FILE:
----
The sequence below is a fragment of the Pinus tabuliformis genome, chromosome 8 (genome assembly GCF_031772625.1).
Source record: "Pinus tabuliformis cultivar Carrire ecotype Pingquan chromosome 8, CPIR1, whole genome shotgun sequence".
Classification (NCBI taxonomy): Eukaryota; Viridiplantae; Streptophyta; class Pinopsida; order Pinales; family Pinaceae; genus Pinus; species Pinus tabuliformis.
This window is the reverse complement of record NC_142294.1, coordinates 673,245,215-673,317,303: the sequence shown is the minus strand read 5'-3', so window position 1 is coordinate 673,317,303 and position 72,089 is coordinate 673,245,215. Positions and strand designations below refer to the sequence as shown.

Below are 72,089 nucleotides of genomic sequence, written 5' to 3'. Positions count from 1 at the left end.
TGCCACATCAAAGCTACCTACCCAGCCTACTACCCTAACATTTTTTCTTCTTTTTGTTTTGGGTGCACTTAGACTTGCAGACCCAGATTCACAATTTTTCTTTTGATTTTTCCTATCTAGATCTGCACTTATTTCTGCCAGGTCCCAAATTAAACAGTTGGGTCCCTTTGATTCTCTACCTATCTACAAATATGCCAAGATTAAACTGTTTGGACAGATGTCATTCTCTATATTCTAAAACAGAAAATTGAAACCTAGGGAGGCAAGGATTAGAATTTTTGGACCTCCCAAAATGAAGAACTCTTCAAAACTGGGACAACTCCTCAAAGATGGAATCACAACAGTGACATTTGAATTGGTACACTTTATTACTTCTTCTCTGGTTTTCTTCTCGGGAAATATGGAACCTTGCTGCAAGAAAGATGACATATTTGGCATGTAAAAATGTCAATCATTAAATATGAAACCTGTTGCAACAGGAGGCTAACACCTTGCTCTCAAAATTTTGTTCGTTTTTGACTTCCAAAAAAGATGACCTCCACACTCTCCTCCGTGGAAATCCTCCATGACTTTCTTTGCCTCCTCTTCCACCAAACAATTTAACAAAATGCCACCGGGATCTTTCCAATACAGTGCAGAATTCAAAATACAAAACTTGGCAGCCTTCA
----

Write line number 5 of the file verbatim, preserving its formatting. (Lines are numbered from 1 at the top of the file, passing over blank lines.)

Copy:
Below are 72,089 nucleotides of genomic sequence, written 5' to 3'. Positions count from 1 at the left end.